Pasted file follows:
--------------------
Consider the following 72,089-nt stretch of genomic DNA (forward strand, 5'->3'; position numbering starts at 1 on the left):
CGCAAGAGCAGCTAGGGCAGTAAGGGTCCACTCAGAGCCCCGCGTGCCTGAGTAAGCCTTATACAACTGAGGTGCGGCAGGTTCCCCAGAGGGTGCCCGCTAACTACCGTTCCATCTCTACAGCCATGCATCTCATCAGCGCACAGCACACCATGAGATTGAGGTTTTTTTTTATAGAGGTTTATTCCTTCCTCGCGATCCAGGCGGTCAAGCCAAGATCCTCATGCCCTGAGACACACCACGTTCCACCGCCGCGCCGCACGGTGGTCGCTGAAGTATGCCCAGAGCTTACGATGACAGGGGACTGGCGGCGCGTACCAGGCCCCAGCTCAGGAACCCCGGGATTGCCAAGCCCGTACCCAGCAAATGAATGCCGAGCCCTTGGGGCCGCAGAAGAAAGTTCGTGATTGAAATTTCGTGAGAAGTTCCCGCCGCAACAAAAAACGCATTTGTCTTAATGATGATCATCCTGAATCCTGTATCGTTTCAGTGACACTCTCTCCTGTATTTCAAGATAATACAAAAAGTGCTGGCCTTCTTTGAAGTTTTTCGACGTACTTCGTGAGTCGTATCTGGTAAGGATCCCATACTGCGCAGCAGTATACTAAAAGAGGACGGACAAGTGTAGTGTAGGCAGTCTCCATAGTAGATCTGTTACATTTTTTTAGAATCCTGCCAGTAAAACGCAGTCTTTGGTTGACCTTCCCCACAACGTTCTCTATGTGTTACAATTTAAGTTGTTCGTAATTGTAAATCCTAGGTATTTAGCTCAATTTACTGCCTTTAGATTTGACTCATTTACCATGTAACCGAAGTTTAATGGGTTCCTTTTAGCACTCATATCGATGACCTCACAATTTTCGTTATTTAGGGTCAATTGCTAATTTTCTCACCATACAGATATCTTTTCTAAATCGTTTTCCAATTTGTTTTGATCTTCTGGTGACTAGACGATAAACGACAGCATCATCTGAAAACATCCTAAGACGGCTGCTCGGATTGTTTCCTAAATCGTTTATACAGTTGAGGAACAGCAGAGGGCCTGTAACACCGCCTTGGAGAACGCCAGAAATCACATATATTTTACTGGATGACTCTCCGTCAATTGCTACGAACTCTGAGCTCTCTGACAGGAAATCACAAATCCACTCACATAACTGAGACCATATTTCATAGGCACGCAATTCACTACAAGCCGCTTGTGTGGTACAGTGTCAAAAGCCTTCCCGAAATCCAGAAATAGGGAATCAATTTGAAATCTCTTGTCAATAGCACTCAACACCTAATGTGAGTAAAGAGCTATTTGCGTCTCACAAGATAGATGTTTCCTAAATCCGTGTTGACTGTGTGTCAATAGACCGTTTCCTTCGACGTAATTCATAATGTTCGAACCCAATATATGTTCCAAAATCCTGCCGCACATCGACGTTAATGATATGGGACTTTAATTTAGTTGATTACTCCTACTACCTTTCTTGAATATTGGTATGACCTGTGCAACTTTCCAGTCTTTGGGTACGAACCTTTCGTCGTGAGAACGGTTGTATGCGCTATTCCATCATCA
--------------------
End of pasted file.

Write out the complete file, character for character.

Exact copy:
Consider the following 72,089-nt stretch of genomic DNA (forward strand, 5'->3'; position numbering starts at 1 on the left):
CGCAAGAGCAGCTAGGGCAGTAAGGGTCCACTCAGAGCCCCGCGTGCCTGAGTAAGCCTTATACAACTGAGGTGCGGCAGGTTCCCCAGAGGGTGCCCGCTAACTACCGTTCCATCTCTACAGCCATGCATCTCATCAGCGCACAGCACACCATGAGATTGAGGTTTTTTTTTATAGAGGTTTATTCCTTCCTCGCGATCCAGGCGGTCAAGCCAAGATCCTCATGCCCTGAGACACACCACGTTCCACCGCCGCGCCGCACGGTGGTCGCTGAAGTATGCCCAGAGCTTACGATGACAGGGGACTGGCGGCGCGTACCAGGCCCCAGCTCAGGAACCCCGGGATTGCCAAGCCCGTACCCAGCAAATGAATGCCGAGCCCTTGGGGCCGCAGAAGAAAGTTCGTGATTGAAATTTCGTGAGAAGTTCCCGCCGCAACAAAAAACGCATTTGTCTTAATGATGATCATCCTGAATCCTGTATCGTTTCAGTGACACTCTCTCCTGTATTTCAAGATAATACAAAAAGTGCTGGCCTTCTTTGAAGTTTTTCGACGTACTTCGTGAGTCGTATCTGGTAAGGATCCCATACTGCGCAGCAGTATACTAAAAGAGGACGGACAAGTGTAGTGTAGGCAGTCTCCATAGTAGATCTGTTACATTTTTTTAGAATCCTGCCAGTAAAACGCAGTCTTTGGTTGACCTTCCCCACAACGTTCTCTATGTGTTACAATTTAAGTTGTTCGTAATTGTAAATCCTAGGTATTTAGCTCAATTTACTGCCTTTAGATTTGACTCATTTACCATGTAACCGAAGTTTAATGGGTTCCTTTTAGCACTCATATCGATGACCTCACAATTTTCGTTATTTAGGGTCAATTGCTAATTTTCTCACCATACAGATATCTTTTCTAAATCGTTTTCCAATTTGTTTTGATCTTCTGGTGACTAGACGATAAACGACAGCATCATCTGAAAACATCCTAAGACGGCTGCTCGGATTGTTTCCTAAATCGTTTATACAGTTGAGGAACAGCAGAGGGCCTGTAACACCGCCTTGGAGAACGCCAGAAATCACATATATTTTACTGGATGACTCTCCGTCAATTGCTACGAACTCTGAGCTCTCTGACAGGAAATCACAAATCCACTCACATAACTGAGACCATATTTCATAGGCACGCAATTCACTACAAGCCGCTTGTGTGGTACAGTGTCAAAAGCCTTCCCGAAATCCAGAAATAGGGAATCAATTTGAAATCTCTTGTCAATAGCACTCAACACCTAATGTGAGTAAAGAGCTATTTGCGTCTCACAAGATAGATGTTTCCTAAATCCGTGTTGACTGTGTGTCAATAGACCGTTTCCTTCGACGTAATTCATAATGTTCGAACCCAATATATGTTCCAAAATCCTGCCGCACATCGACGTTAATGATATGGGACTTTAATTTAGTTGATTACTCCTACTACCTTTCTTGAATATTGGTATGACCTGTGCAACTTTCCAGTCTTTGGGTACGAACCTTTCGTCGTGAGAACGGTTGTATGCGCTATTCCATCATCA